Judge Walter J. Skinner: [Reading the verdict for the first stage of the trial] with respect to W.R. Grace the jury has Answered "yes" to question one regarding Trichloroethylene contamination requiring we continue the proceedings against Grace to a second stage of this trial in regard to Beatrice the jury has answered "no" to question one and all its points pertaining to contamination which renders questions two and three inapplicable thus, ending the case against Beatrice
Jan Schlichtmann: Don't worry, everything's under control.
Jan Schlichtmann: Nobody calls anymore? Not even the creditors? Are the phones still working?
Jan Schlichtmann: I can appreciate the theatrical value of several dead kids, I mean, I like that. Obviously, that's good. That is all this case has going for it. That's not enough. Get rid of it.
James Gordon: [Seeing Uncle Pete for another loan after Schlichtmann's firm is in serious financial trouble] You'll never guess what I did last night. You'll like this. I pledged $200 to a tele-evangelist. I'm not kidding. He said, "Give and ye shall receive." I called him right up. I know, I know what you're thinking. You're thinking, "Gordon's losing it. He's falling apart. He's probably buying lottery tickets." I bought a few, I'll admit it. I know. But, seriously, the jackpot's $45 million. That's just this week. You should see the lines out there.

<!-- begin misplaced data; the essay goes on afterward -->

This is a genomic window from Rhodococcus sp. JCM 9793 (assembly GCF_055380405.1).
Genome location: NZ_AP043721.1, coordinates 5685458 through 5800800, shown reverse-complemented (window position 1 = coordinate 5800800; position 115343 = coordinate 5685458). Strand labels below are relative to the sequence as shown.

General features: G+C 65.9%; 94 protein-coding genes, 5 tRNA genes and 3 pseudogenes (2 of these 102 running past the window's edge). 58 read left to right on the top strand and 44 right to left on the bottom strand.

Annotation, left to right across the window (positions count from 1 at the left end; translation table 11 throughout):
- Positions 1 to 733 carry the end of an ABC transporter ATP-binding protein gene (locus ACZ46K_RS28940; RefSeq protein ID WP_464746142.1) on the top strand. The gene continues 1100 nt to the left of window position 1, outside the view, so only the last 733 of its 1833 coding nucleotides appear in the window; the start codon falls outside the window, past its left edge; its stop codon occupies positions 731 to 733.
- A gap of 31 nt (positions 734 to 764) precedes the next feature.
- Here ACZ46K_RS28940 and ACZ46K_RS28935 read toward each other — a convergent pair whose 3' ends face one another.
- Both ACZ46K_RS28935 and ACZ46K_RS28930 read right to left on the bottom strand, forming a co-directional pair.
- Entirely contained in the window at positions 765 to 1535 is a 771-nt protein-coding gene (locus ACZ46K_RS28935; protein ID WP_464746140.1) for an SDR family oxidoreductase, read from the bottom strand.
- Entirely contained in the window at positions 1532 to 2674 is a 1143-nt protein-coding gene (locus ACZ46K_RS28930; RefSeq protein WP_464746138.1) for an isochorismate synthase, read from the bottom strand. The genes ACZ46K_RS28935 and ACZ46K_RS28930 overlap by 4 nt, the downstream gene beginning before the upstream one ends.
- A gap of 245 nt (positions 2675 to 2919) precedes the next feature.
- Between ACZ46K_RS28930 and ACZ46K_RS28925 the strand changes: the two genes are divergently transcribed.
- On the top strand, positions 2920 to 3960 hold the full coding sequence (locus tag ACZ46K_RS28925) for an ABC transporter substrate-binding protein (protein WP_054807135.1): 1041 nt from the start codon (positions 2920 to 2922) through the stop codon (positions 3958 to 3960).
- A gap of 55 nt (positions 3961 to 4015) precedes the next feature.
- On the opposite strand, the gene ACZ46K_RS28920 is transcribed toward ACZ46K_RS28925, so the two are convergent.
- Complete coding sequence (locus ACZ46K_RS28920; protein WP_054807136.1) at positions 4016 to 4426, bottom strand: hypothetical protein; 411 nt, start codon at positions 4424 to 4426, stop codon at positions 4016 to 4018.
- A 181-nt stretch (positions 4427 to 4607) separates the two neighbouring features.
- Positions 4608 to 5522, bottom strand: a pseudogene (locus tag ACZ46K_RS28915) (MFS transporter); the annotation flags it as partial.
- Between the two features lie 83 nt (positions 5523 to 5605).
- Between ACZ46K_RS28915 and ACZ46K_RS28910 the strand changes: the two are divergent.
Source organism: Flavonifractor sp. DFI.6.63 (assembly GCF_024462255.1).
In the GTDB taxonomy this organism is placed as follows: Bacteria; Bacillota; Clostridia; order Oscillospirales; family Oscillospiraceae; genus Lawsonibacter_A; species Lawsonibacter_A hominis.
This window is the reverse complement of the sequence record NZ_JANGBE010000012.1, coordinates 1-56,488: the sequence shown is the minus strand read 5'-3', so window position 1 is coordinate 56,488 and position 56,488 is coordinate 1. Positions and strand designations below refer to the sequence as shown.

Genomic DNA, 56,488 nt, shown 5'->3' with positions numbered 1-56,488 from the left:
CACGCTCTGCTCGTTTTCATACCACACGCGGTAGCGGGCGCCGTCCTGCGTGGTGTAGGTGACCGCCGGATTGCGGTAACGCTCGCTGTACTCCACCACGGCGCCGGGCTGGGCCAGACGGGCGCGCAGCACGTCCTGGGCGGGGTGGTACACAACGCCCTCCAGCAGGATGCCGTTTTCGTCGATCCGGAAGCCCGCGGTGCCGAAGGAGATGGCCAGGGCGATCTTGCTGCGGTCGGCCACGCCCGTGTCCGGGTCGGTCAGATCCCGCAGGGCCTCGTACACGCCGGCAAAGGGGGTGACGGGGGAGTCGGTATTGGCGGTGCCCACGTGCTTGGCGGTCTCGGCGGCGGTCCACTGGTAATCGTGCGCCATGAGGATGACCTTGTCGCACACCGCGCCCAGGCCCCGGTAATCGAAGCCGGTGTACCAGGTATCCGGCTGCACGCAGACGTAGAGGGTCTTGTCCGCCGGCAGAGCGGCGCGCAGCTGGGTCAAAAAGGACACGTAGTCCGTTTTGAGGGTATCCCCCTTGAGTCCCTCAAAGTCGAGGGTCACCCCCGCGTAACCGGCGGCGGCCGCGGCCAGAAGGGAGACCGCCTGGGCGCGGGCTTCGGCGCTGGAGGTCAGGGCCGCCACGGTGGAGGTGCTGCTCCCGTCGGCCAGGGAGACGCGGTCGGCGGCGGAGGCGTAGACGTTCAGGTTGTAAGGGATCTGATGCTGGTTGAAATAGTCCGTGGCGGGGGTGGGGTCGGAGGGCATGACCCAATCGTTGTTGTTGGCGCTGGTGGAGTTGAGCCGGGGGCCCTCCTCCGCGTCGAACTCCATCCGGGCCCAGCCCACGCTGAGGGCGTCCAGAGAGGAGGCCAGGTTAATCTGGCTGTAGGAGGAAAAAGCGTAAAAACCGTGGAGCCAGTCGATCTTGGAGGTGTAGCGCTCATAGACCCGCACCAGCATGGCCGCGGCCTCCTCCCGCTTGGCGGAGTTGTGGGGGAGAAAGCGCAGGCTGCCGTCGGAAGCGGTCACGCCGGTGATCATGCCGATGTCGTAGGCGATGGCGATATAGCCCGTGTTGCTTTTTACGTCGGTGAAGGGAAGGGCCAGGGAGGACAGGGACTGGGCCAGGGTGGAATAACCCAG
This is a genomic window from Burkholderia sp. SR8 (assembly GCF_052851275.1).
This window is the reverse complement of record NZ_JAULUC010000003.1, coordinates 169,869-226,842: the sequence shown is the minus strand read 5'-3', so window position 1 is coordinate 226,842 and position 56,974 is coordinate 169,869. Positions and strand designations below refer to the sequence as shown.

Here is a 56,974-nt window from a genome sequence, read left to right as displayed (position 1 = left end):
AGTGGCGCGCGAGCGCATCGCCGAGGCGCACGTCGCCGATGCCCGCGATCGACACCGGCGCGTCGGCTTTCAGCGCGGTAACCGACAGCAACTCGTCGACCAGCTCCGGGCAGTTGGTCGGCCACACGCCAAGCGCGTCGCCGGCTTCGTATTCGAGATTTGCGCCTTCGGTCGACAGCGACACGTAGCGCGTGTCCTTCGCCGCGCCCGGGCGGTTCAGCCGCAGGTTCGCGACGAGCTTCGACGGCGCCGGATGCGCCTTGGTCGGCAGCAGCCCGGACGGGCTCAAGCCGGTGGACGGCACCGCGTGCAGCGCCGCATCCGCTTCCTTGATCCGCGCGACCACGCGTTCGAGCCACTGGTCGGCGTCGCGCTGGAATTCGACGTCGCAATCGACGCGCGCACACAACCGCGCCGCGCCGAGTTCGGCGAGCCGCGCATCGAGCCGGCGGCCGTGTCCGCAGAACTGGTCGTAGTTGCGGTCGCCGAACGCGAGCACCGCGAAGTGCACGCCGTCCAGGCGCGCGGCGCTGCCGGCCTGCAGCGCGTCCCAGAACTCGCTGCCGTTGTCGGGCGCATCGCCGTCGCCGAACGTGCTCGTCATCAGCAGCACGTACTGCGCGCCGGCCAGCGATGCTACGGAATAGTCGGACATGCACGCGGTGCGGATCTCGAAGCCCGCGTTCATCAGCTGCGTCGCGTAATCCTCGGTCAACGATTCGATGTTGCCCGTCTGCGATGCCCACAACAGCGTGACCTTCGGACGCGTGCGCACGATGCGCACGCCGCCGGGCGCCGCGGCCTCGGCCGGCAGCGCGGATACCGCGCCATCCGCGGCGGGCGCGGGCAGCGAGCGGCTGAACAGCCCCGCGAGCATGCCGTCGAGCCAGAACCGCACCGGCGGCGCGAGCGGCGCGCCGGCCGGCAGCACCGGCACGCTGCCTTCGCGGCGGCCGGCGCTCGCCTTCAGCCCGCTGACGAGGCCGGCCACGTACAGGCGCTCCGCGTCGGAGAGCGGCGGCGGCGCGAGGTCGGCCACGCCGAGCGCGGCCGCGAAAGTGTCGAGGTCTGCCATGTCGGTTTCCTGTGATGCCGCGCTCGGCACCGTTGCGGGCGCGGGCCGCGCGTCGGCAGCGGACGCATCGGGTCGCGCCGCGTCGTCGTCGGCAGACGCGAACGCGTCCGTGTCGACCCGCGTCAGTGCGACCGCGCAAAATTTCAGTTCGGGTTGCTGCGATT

Uncle Pete: [Nods to a bulge in Gordon's pocket] Is that a gun?
James Gordon: What? This? No. No, this is for you.
[Empties bag that was in his pocket full of coins]
James Gordon: My Krugerrands. I've had them forever. I want you to have them. And... this is the deed to my house. And here is Conway's and Crowley's and Jan's. See? I come bearing gifts. We really need the money.
Al Eustis: You've never been here before? What kind of Harvard man are you?
Jan Schlichtmann: The Cornell kind.
Jan Schlichtmann: The lawyer who shares his client's pain, in my opinion, does his client such a grave disservice, he should have his license to practice law taken away. It clouds his judgment. And that's a beneficial to his client as a doctor who recoils at the sight of blood.
Jan Schlichtmann: Oh, I see, when you say it's over, you mean it's over. It's time for me to go my separate way...
Kevin Conway: You always went your separate way, Jan.
James Gordon: [to secretary] Every credit-card application we send in, we get two more in the mail. Here's one from some bank I've never heard of, in North Dekota. Fill it out. Fill them all out. It's the last great pyramid scheme in America.
James Gordon: No, let me stop you right there, I don't need to hear it, from a financial stand point, I can tell you right now this not a sound investment, "probable" is just a euphemism for "unproven", to prove something like this, you need new medical research, is that the business we're in? The medical research business? and you have to ask yourself why is this case an orphan? Why has it been from kicked from firm to firm until it ended up on your desk?

If you find QuotesGram website useful to you, please donate $10 to support the ongoing development work.